Joint Paper Session NW 22 and NW 26
This study investigates the ways in which female professors define their role as intellectual leaders. Currently, women account for just 21.7 per cent of UK professors (Equality Challenge Unit, 2014). Despite gender inequality been characterised (Morley, 2013), as a critical deficiency in higher education leadership, there remains comparatively little research on how female professors define and practice their roles as intellectual leaders. Additionally as it is becoming more common for professors to not have a formal managerial portfolio (Macfarlane, 2012), female professors are often excluded from conventional research on leadership. Thus, little is known about how female professors define and practice their roles as intellectual leaders.
Until recently, the higher education leadership literature’s emphasis has been on formal management roles and functions (e.g. Bright and Richards, 2001, Knight and Trowler, 2001, Smith et al., 2007). There has been logic in this. The university has undergone great changes in the past few generations. Massification has led to greater student numbers. This has expanded the size of universities, the numbers of universities and the scope of universities. Neo-liberal economic policies and a shift in opinion as to whether higher education is a public or private good have led to decreased public funding and forced universities to be more entrepreneurial and competitive (Carpentier, 2012, Marginson, 2006). In addition, globalisation has meant that this competition for funding, students and faculty is no longer done at the domestic level, but at the globally. These changes have forced universities to operate like businesses (Bok, 2009). This includes a professional management structure, with hybrid academic/managerial roles (Whitchurch, 2006). With this background, literature on the academic profession has focused on the profession has been impacted. There has been a sense of embattlement among the profession (Enders and Musselin, 2008). Part of this has been since the number of new academic positions has not swelled to match that of student. This has lead to an oversupply for PhDs (Kim, 2010) increased stress with decreased job satisfaction and a lower social status (Shin and Jung, 2014).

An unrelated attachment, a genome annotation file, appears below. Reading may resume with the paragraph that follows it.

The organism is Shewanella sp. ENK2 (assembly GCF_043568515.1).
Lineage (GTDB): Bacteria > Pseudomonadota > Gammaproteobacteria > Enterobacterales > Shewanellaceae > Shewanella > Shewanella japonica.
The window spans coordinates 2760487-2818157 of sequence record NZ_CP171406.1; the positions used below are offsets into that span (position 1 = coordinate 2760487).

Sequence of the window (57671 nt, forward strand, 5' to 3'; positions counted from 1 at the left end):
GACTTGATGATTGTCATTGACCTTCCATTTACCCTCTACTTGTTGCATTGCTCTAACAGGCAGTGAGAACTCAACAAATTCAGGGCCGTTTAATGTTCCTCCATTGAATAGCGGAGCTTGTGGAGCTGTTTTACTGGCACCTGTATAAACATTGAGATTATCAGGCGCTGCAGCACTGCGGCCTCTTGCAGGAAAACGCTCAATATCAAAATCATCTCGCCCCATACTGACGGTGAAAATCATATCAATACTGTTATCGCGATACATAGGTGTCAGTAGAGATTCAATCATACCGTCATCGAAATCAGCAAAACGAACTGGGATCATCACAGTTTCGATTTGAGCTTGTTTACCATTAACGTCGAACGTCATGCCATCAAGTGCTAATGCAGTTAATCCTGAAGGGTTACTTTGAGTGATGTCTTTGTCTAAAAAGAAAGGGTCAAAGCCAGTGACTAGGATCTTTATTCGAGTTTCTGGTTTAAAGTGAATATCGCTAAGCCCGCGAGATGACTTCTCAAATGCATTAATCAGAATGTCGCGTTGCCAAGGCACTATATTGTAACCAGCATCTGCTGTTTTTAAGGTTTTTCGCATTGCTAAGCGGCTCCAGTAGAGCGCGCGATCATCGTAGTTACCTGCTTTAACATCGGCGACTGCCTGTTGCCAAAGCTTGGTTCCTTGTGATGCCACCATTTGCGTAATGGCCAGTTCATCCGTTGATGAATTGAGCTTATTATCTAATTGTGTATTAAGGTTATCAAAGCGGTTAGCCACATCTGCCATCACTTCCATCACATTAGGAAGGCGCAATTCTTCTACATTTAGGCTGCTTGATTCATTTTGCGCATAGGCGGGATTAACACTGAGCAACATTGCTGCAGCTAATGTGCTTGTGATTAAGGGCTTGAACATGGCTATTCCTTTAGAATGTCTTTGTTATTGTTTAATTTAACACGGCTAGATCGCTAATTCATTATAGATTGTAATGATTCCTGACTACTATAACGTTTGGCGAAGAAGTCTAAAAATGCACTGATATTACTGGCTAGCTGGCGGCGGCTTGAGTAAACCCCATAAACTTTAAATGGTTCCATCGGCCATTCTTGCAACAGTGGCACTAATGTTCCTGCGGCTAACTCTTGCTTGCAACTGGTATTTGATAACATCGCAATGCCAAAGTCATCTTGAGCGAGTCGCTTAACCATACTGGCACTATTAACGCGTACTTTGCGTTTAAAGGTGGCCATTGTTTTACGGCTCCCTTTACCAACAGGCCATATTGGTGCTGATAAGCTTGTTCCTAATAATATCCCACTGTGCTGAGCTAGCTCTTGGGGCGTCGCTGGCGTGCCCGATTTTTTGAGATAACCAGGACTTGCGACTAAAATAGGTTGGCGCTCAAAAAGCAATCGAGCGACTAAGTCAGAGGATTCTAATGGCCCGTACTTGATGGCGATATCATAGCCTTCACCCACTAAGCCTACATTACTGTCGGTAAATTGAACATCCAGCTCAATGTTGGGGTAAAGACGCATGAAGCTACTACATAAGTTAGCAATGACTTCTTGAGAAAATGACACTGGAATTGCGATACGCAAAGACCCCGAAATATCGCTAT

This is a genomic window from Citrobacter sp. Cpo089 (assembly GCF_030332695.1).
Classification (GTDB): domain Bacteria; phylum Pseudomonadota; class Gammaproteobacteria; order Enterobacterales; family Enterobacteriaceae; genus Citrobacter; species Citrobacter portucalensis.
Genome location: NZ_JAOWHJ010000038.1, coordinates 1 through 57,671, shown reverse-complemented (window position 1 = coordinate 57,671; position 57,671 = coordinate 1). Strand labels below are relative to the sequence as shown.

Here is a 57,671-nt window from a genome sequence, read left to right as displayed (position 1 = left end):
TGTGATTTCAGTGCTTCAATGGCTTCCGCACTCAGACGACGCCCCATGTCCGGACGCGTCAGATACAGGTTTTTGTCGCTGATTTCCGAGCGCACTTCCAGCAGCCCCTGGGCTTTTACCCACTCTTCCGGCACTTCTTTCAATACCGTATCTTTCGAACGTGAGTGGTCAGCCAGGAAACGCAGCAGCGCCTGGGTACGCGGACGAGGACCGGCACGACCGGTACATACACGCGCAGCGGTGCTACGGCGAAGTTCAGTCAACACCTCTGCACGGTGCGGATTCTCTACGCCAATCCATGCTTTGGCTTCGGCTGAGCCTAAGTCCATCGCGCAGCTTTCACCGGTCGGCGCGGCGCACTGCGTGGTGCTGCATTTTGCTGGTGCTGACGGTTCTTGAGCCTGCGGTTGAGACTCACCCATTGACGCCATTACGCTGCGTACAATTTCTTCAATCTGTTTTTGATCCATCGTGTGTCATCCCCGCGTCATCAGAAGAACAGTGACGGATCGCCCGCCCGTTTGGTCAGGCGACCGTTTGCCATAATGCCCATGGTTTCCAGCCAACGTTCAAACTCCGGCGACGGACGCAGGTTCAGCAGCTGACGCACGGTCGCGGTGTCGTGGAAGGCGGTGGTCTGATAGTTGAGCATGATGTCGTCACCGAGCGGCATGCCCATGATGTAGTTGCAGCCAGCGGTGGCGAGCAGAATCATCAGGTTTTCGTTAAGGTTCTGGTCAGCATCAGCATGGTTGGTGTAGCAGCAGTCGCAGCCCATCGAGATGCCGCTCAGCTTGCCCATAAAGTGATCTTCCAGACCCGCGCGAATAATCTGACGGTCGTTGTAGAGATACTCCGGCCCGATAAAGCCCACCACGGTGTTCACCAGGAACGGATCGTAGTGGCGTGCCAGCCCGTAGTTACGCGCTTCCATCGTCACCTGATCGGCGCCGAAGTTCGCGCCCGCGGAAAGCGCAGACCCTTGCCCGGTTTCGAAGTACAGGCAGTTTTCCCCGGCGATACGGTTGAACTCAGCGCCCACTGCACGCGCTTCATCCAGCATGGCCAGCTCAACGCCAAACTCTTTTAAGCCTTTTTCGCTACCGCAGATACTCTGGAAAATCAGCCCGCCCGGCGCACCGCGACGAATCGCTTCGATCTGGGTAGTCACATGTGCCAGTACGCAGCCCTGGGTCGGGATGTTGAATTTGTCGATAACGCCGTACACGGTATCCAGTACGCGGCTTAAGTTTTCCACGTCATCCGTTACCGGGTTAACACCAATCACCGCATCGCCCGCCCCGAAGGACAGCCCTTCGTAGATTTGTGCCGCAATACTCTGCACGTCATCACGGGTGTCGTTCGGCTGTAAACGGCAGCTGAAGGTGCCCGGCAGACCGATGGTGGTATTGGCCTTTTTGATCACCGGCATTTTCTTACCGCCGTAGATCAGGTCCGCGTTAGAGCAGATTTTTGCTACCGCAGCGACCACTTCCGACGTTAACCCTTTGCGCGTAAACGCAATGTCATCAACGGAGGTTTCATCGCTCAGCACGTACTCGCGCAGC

While the literature analyses leadership structures and their impact on academics in general, there is little on informal leadership of senior academics with professorial titles. Tight (2002) identified that professors often perform academic citizenry (Slaughter and Leslie, 1997), by helping less experienced colleagues develop by mentoring. In addition, professors may represent the university in respect to its wider societal purposes as public intellectuals (Macfarlane, 2012). Despite this informal leadership, professors are not thought of as strategic leaders. This has been exacerbated by the managerial culture taking hold in universities. While some professors possess a managerial role in a sort of ‘multi-professional’ or hybrid role (Whitchurch 2006), their influence mainly comes from their managerial rather than academic positions (Macfarlane, 2012).
Rayner et al. (2010) revealed that the literature is scarce on professors' leadership roles, though noted that they possess a sense of being intellectual leaders. Macfarlane (2012) defines this as one who influences based on inspiration and power of ideas as opposed to fear. This leadership form is widely perceived to be the most effective means of developing the next generation (Ryan and Peters, 2015).